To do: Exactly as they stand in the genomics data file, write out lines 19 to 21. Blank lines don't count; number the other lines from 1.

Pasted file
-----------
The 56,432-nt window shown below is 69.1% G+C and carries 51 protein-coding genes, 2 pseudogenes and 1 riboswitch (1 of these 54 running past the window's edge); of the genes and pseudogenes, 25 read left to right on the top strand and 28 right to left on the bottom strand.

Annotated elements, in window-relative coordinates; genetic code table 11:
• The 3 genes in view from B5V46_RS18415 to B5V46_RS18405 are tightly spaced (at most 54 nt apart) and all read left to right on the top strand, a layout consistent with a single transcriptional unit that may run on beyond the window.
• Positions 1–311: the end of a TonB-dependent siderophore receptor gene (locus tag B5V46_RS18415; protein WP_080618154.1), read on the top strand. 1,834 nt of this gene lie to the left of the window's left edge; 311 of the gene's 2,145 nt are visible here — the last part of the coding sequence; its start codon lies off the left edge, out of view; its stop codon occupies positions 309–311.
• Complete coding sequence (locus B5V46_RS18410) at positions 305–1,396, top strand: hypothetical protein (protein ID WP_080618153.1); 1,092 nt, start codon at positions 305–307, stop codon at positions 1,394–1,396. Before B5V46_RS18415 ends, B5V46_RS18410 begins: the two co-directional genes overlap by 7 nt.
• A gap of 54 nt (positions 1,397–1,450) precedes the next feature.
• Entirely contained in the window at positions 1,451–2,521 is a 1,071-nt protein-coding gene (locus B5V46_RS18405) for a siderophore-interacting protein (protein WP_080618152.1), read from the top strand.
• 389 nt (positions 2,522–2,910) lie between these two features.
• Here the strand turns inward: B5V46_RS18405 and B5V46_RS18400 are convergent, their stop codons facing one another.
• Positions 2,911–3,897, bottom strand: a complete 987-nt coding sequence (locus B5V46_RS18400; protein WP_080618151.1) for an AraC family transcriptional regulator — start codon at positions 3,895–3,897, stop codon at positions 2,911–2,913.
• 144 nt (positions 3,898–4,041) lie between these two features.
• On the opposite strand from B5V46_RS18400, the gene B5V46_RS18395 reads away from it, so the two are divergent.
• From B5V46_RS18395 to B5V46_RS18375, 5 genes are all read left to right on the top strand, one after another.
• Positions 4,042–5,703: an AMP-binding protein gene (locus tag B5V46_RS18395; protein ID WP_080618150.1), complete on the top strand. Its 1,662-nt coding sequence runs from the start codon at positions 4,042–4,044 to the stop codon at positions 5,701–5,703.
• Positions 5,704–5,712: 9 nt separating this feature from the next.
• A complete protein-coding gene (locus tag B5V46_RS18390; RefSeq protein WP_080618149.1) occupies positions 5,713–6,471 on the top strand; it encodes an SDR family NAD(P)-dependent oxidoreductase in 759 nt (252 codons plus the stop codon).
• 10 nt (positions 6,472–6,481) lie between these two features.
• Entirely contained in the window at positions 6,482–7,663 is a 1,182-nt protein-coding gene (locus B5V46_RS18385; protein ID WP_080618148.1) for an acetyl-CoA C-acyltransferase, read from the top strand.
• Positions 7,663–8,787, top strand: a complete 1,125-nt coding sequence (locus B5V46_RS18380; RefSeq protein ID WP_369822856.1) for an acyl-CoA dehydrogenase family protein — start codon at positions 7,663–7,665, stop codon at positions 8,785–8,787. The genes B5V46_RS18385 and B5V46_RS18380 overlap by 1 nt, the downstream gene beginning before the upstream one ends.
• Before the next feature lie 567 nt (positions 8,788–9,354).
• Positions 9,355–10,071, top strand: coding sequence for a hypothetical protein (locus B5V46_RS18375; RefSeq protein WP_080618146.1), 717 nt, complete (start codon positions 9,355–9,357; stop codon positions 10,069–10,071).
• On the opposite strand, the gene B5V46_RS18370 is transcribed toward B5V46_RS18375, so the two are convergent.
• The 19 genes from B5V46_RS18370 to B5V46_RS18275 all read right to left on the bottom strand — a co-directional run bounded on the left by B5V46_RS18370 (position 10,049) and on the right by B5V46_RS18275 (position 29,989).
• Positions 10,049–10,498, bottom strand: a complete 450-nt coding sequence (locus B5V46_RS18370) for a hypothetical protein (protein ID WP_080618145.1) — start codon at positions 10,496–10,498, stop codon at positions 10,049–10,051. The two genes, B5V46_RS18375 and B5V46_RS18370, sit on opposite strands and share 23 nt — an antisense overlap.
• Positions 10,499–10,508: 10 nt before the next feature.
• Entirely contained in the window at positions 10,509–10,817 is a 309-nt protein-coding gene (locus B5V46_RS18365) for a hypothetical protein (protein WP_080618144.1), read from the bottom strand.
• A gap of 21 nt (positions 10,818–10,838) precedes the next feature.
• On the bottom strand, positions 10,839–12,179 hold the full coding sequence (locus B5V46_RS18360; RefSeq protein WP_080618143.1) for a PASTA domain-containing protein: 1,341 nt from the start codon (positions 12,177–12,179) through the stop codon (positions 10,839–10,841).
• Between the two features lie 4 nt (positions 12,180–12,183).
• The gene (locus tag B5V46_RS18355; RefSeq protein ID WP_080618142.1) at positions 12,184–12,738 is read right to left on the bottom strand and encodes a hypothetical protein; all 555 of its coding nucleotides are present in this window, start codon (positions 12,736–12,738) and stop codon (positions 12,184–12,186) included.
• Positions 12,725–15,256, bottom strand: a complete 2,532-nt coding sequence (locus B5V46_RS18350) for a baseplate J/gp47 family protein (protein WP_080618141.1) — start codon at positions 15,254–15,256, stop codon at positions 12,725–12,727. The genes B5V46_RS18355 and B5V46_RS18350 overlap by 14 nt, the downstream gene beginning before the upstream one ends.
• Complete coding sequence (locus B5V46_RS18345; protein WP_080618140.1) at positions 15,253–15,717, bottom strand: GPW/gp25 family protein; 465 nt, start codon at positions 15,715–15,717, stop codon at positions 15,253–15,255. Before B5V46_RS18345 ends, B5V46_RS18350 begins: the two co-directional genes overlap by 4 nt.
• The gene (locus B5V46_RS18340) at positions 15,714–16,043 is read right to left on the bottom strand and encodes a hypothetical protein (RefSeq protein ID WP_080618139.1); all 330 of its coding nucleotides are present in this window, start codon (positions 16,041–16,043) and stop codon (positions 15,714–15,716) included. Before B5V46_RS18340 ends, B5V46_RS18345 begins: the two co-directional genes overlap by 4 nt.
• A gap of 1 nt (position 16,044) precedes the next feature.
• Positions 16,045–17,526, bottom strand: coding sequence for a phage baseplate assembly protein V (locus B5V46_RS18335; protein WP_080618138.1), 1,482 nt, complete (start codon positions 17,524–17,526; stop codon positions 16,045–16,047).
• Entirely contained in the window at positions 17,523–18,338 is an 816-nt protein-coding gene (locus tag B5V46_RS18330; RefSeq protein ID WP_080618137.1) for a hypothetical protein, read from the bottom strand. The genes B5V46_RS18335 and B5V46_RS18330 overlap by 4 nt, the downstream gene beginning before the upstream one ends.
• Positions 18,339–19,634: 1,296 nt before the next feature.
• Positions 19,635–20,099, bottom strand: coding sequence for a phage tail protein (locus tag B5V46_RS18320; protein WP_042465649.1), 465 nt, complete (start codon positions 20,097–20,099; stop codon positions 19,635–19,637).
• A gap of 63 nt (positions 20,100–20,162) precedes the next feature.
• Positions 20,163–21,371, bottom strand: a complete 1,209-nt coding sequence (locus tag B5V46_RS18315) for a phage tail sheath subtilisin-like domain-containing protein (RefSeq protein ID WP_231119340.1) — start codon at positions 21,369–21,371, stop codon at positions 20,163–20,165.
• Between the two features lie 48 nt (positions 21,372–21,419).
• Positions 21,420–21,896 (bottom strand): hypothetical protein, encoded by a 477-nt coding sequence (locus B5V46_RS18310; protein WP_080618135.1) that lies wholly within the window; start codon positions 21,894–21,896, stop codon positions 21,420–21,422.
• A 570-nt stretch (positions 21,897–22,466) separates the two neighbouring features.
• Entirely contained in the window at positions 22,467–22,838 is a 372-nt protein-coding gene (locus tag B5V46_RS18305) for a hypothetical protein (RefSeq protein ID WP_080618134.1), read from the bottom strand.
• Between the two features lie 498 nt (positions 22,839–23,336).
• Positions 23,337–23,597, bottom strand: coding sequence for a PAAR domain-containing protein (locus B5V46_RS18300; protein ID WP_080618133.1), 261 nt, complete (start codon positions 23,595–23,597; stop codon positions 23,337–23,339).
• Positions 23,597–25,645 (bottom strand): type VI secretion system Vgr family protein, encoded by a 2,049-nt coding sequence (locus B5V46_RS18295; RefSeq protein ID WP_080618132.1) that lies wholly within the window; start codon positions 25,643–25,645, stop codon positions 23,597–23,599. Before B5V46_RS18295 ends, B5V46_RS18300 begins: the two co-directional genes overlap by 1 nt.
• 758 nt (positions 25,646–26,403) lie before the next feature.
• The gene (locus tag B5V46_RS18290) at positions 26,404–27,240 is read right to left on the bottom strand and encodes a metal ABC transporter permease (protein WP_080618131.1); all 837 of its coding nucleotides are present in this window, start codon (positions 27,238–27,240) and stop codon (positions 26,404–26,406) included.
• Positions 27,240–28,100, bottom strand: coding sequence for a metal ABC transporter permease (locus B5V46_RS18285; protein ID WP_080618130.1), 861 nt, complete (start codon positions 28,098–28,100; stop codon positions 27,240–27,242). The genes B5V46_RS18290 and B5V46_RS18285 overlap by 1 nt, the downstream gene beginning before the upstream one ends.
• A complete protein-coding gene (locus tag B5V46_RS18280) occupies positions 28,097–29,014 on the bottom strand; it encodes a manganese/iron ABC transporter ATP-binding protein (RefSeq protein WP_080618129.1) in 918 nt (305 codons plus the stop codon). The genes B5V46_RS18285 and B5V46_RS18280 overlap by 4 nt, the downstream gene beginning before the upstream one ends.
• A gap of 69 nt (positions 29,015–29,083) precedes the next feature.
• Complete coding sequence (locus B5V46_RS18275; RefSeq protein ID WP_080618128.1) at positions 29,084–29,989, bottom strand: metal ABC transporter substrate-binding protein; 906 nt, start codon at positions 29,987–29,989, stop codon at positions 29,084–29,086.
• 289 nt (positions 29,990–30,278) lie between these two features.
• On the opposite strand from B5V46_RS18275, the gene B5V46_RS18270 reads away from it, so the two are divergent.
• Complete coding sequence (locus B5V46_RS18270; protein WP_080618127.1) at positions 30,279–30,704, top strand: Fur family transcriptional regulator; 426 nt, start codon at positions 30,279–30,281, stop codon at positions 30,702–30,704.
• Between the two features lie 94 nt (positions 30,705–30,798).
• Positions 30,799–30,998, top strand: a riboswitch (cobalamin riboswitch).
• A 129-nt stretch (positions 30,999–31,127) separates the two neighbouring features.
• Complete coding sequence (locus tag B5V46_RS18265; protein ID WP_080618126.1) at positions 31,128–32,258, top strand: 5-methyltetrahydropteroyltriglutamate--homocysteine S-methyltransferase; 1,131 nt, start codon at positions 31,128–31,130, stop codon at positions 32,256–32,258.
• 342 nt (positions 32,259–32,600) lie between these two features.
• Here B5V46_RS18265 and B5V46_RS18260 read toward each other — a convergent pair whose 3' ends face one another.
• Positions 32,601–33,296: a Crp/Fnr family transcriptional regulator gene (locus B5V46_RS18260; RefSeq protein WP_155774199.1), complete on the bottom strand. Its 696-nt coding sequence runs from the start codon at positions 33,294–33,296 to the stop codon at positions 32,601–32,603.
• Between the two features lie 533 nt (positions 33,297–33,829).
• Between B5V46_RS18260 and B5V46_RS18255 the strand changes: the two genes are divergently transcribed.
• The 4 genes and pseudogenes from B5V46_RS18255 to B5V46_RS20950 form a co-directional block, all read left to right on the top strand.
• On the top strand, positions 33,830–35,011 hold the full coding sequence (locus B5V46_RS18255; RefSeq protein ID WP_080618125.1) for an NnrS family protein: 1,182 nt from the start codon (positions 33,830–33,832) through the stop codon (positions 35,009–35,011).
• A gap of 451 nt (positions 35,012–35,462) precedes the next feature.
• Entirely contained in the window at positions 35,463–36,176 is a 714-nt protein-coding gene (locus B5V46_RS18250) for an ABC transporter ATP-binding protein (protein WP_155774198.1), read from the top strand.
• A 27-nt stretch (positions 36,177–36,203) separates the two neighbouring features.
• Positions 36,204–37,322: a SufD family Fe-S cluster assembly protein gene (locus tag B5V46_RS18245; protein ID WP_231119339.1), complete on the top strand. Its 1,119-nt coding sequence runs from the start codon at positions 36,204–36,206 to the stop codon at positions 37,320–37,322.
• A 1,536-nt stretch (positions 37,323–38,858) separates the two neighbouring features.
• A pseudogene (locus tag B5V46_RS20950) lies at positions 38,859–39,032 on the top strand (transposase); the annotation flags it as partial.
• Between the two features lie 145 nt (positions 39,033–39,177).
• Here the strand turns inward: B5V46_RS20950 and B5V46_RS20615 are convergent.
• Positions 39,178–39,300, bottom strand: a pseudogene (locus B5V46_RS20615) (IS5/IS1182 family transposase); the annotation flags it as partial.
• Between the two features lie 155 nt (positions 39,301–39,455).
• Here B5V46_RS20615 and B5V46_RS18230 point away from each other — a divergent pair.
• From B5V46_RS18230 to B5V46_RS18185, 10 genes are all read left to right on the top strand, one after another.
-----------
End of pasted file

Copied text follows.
• Positions 7,663–8,787, top strand: a complete 1,125-nt coding sequence (locus B5V46_RS18380; RefSeq protein ID WP_369822856.1) for an acyl-CoA dehydrogenase family protein — start codon at positions 7,663–7,665, stop codon at positions 8,785–8,787. The genes B5V46_RS18385 and B5V46_RS18380 overlap by 1 nt, the downstream gene beginning before the upstream one ends.
• Before the next feature lie 567 nt (positions 8,788–9,354).
• Positions 9,355–10,071, top strand: coding sequence for a hypothetical protein (locus B5V46_RS18375; RefSeq protein WP_080618146.1), 717 nt, complete (start codon positions 9,355–9,357; stop codon positions 10,069–10,071).